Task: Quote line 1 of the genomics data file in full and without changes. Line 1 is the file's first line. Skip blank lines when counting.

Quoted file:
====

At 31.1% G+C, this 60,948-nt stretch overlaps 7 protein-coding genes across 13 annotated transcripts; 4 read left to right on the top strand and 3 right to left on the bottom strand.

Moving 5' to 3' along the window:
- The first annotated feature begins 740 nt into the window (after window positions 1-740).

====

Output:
At 31.1% G+C, this 60,948-nt stretch overlaps 7 protein-coding genes across 13 annotated transcripts; 4 read left to right on the top strand and 3 right to left on the bottom strand.